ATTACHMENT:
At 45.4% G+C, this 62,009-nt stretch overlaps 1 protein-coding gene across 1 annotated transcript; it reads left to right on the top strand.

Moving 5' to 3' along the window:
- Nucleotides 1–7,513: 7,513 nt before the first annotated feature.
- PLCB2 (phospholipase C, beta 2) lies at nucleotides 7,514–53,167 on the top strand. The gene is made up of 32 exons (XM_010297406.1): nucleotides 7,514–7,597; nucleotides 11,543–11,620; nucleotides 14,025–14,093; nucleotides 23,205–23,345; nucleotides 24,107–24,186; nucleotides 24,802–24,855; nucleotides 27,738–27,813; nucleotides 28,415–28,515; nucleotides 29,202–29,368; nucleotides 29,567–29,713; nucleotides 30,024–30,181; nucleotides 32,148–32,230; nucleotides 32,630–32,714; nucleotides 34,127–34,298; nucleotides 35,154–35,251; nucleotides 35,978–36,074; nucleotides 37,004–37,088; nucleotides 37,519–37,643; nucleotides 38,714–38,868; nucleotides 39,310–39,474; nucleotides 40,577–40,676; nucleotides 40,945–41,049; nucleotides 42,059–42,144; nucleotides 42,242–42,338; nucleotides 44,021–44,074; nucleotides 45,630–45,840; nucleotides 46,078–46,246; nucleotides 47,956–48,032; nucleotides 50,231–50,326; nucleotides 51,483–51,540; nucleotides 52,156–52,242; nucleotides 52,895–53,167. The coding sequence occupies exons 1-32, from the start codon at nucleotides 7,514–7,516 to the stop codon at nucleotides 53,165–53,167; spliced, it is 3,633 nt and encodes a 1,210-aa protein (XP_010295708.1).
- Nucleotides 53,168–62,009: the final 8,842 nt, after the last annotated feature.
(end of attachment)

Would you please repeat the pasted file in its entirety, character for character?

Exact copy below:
At 45.4% G+C, this 62,009-nt stretch overlaps 1 protein-coding gene across 1 annotated transcript; it reads left to right on the top strand.

Moving 5' to 3' along the window:
- Nucleotides 1–7,513: 7,513 nt before the first annotated feature.
- PLCB2 (phospholipase C, beta 2) lies at nucleotides 7,514–53,167 on the top strand. The gene is made up of 32 exons (XM_010297406.1): nucleotides 7,514–7,597; nucleotides 11,543–11,620; nucleotides 14,025–14,093; nucleotides 23,205–23,345; nucleotides 24,107–24,186; nucleotides 24,802–24,855; nucleotides 27,738–27,813; nucleotides 28,415–28,515; nucleotides 29,202–29,368; nucleotides 29,567–29,713; nucleotides 30,024–30,181; nucleotides 32,148–32,230; nucleotides 32,630–32,714; nucleotides 34,127–34,298; nucleotides 35,154–35,251; nucleotides 35,978–36,074; nucleotides 37,004–37,088; nucleotides 37,519–37,643; nucleotides 38,714–38,868; nucleotides 39,310–39,474; nucleotides 40,577–40,676; nucleotides 40,945–41,049; nucleotides 42,059–42,144; nucleotides 42,242–42,338; nucleotides 44,021–44,074; nucleotides 45,630–45,840; nucleotides 46,078–46,246; nucleotides 47,956–48,032; nucleotides 50,231–50,326; nucleotides 51,483–51,540; nucleotides 52,156–52,242; nucleotides 52,895–53,167. The coding sequence occupies exons 1-32, from the start codon at nucleotides 7,514–7,516 to the stop codon at nucleotides 53,165–53,167; spliced, it is 3,633 nt and encodes a 1,210-aa protein (XP_010295708.1).
- Nucleotides 53,168–62,009: the final 8,842 nt, after the last annotated feature.